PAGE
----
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Tigawa temple, 350 AD

Guptan temples: Tigawa temple, 350 AD

The first free-standing stone temples

When the Mauryan empire collapsed, about 200 BC, for more than five hundred years Indian leaders were too busy fighting wars against each other to build any big buildings. But around 350 AD some victorious leaders formed a new empire, the Guptan Empire. Once there was peace, people began to build again, and, for the first time, they began to build free-standing stone temples.

Mauryan architecture
The Guptan Empire
Indian architecture
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Tigawa temple

By by this time not so many Indian people were Buddhists anymore, and the new temples were mainly Hindu temples. These first stone temples were built to honor the Hindu gods like Krishna and Vishnu.

What is Hinduism?
Who is Krishna?
What about Vishnu?

The earliest stone temple is a small one at Tigawa, in central India. The Tigawa temple has a small stone chamber, with a flat stone roof, and a porch supported by four carved stone columns in the front. The temple’s thick walls and small size show that the builders were not used to working in stone yet.

Elephanta Cave, Mumbai

Elephanta, Mumbai (ca. 600 AD)

Elephanta, Mumbai (ca. 600 AD)

But people kept on cutting rock-cut temples too. Around 600 AD, builders in Mumbai carved the rock-cut temple of Elephanta Cave in Mumbai, a temple to the Hindu god Shiva. Like the earlier Tigawa temple, Elephanta has a porch with four columns in front, and a room with a statue of Shiva in the back.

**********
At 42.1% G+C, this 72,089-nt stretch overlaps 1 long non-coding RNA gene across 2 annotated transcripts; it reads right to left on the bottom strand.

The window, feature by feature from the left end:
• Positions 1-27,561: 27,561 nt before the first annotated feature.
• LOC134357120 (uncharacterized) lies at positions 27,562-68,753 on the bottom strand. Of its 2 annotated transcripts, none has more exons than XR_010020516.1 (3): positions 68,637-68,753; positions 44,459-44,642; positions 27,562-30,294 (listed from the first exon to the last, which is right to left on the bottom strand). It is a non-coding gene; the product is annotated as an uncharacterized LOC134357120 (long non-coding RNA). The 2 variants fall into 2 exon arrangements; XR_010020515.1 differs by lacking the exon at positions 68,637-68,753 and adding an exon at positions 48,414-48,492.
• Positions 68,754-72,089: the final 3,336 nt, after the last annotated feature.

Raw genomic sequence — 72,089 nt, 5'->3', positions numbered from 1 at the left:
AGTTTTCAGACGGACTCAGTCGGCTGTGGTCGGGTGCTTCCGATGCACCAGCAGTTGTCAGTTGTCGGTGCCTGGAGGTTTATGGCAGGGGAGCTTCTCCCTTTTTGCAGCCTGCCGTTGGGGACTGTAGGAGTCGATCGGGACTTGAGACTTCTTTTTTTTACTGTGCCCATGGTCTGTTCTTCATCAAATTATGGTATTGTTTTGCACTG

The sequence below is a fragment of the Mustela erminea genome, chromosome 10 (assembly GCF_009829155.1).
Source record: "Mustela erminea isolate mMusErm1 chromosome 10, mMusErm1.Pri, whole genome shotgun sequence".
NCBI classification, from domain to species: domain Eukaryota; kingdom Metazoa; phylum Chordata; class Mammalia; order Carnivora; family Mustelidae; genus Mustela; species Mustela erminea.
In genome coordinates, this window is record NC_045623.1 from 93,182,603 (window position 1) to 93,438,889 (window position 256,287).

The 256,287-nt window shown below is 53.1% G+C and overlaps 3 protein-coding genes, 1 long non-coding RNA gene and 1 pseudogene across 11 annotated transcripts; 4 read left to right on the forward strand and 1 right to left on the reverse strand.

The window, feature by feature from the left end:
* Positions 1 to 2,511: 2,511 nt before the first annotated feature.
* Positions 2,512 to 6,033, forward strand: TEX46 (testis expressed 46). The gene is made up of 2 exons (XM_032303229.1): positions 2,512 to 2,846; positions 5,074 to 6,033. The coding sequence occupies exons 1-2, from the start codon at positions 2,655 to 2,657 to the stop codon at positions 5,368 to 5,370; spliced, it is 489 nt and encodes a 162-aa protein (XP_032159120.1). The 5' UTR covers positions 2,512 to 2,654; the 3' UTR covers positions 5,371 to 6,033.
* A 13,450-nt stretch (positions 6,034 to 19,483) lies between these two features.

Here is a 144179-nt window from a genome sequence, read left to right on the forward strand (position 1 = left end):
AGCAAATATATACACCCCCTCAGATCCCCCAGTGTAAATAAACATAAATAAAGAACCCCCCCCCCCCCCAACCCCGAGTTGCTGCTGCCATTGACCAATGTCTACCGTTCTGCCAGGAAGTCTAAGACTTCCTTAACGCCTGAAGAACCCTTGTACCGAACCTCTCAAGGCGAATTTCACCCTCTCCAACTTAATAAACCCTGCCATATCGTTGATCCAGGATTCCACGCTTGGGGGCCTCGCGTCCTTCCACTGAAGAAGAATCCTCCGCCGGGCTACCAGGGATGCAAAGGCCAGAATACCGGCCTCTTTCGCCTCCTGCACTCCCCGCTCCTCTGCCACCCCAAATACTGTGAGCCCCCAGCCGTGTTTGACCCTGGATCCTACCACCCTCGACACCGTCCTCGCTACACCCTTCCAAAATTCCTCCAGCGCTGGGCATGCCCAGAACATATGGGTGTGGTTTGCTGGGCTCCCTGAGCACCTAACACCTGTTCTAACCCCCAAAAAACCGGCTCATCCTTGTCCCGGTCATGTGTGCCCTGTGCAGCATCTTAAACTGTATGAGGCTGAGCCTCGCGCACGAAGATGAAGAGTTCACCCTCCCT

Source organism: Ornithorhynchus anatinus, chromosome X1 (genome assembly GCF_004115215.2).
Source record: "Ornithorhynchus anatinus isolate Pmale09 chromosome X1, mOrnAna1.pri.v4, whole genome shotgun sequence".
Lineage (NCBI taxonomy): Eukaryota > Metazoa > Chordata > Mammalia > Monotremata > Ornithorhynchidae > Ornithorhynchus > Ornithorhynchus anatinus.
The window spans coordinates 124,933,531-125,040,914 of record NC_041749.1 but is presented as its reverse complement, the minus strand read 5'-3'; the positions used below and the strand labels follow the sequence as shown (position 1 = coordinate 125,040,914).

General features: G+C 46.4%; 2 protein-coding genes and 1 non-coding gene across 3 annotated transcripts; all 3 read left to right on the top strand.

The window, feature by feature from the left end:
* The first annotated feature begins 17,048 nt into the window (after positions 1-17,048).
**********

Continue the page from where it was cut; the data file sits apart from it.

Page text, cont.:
The god Shiva

Ajanta and Ellora

People also carved many more rock-cut temples at the old site of Ajanta, near Mumbai. These later temples are much fancier than the earlier Mauryan period temples. And, between 600 and 1000 AD, they carved many other temples at a new site at Ellora, not far from Ajanta. So while some Guptan temples are free-standing, many others are still being cut into cliffs.

More about the Ellora cave temples

Durga Temple (southern India, ca. 675 AD)

Durga Temple (southern India, ca. 675 AD)

South Indian temples

At the same time, other Indian builders were working in the Chalukya kingdom in southern India. Chalukya builders began to work in stone at about the same time as in northern India. At Aihole (eye-HO-lee),they built six stone temples between about 500 and 800 AD.

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St. Sernin in Toulouse

Around this time, Indian builders began to use cement mortars to hold the stones together. This Durga Temple, from about 675 AD, has a central room with solid walls and columns all around the outside, like a Roman temple. The apse is curved, which is unusual in Indian temples, and there’s a tower on top of the flat roof, like the towers on the crossings of early medieval Christian churches about the same time.

Learn by doing: draw a blueprint for a temple you designed yourself
More about Indian Architecture (the Middle Ages)

Bibliography and further reading about Guptan temples:


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